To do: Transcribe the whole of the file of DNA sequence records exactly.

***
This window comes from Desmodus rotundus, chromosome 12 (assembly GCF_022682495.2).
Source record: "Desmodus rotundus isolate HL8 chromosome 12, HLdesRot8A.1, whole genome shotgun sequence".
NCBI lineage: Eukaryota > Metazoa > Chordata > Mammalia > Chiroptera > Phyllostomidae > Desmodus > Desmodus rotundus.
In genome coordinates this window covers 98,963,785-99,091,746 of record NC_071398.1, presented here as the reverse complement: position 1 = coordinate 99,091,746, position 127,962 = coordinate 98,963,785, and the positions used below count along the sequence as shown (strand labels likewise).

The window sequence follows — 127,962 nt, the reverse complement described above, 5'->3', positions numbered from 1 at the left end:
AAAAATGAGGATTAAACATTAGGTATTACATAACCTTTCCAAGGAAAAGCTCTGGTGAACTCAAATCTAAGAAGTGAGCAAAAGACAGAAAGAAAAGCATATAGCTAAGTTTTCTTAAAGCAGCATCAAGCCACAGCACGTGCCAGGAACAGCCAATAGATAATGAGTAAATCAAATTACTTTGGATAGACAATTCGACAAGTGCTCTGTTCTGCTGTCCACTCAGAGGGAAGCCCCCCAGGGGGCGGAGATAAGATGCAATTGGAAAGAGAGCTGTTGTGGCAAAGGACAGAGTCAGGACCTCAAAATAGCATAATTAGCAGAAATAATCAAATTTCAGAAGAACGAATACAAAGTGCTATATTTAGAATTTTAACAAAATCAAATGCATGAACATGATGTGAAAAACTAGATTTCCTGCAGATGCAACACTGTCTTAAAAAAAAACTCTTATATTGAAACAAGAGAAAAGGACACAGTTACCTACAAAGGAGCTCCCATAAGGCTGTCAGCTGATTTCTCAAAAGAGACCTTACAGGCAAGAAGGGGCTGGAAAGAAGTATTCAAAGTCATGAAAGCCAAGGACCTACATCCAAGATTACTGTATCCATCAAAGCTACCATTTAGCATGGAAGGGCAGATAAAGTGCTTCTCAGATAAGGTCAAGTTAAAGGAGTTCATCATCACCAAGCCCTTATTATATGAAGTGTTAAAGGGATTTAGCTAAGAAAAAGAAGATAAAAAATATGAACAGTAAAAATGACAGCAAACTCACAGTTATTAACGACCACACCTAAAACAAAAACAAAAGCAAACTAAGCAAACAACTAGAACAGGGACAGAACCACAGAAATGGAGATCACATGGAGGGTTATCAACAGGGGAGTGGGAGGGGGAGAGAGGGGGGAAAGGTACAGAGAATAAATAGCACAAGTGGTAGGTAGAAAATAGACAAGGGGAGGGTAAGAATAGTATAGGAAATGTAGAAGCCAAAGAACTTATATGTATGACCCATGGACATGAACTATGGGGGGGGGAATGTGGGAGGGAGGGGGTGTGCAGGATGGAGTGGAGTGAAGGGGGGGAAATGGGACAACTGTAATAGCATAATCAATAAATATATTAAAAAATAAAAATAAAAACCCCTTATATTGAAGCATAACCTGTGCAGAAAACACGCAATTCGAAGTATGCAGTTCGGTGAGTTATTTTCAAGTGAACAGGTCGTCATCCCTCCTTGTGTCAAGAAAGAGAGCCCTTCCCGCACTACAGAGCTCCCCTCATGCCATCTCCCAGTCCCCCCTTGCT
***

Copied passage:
This window comes from Desmodus rotundus, chromosome 12 (assembly GCF_022682495.2).
Source record: "Desmodus rotundus isolate HL8 chromosome 12, HLdesRot8A.1, whole genome shotgun sequence".
NCBI lineage: Eukaryota > Metazoa > Chordata > Mammalia > Chiroptera > Phyllostomidae > Desmodus > Desmodus rotundus.
In genome coordinates this window covers 98,963,785-99,091,746 of record NC_071398.1, presented here as the reverse complement: position 1 = coordinate 99,091,746, position 127,962 = coordinate 98,963,785, and the positions used below count along the sequence as shown (strand labels likewise).

The window sequence follows — 127,962 nt, the reverse complement described above, 5'->3', positions numbered from 1 at the left end:
AAAAATGAGGATTAAACATTAGGTATTACATAACCTTTCCAAGGAAAAGCTCTGGTGAACTCAAATCTAAGAAGTGAGCAAAAGACAGAAAGAAAAGCATATAGCTAAGTTTTCTTAAAGCAGCATCAAGCCACAGCACGTGCCAGGAACAGCCAATAGATAATGAGTAAATCAAATTACTTTGGATAGACAATTCGACAAGTGCTCTGTTCTGCTGTCCACTCAGAGGGAAGCCCCCCAGGGGGCGGAGATAAGATGCAATTGGAAAGAGAGCTGTTGTGGCAAAGGACAGAGTCAGGACCTCAAAATAGCATAATTAGCAGAAATAATCAAATTTCAGAAGAACGAATACAAAGTGCTATATTTAGAATTTTAACAAAATCAAATGCATGAACATGATGTGAAAAACTAGATTTCCTGCAGATGCAACACTGTCTTAAAAAAAAACTCTTATATTGAAACAAGAGAAAAGGACACAGTTACCTACAAAGGAGCTCCCATAAGGCTGTCAGCTGATTTCTCAAAAGAGACCTTACAGGCAAGAAGGGGCTGGAAAGAAGTATTCAAAGTCATGAAAGCCAAGGACCTACATCCAAGATTACTGTATCCATCAAAGCTACCATTTAGCATGGAAGGGCAGATAAAGTGCTTCTCAGATAAGGTCAAGTTAAAGGAGTTCATCATCACCAAGCCCTTATTATATGAAGTGTTAAAGGGATTTAGCTAAGAAAAAGAAGATAAAAAATATGAACAGTAAAAATGACAGCAAACTCACAGTTATTAACGACCACACCTAAAACAAAAACAAAAGCAAACTAAGCAAACAACTAGAACAGGGACAGAACCACAGAAATGGAGATCACATGGAGGGTTATCAACAGGGGAGTGGGAGGGGGAGAGAGGGGGGAAAGGTACAGAGAATAAATAGCACAAGTGGTAGGTAGAAAATAGACAAGGGGAGGGTAAGAATAGTATAGGAAATGTAGAAGCCAAAGAACTTATATGTATGACCCATGGACATGAACTATGGGGGGGGGAATGTGGGAGGGAGGGGGTGTGCAGGATGGAGTGGAGTGAAGGGGGGGAAATGGGACAACTGTAATAGCATAATCAATAAATATATTAAAAAATAAAAATAAAAACCCCTTATATTGAAGCATAACCTGTGCAGAAAACACGCAATTCGAAGTATGCAGTTCGGTGAGTTATTTTCAAGTGAACAGGTCGTCATCCCTCCTTGTGTCAAGAAAGAGAGCCCTTCCCGCACTACAGAGCTCCCCTCATGCCATCTCCCAGTCCCCCCTTGCT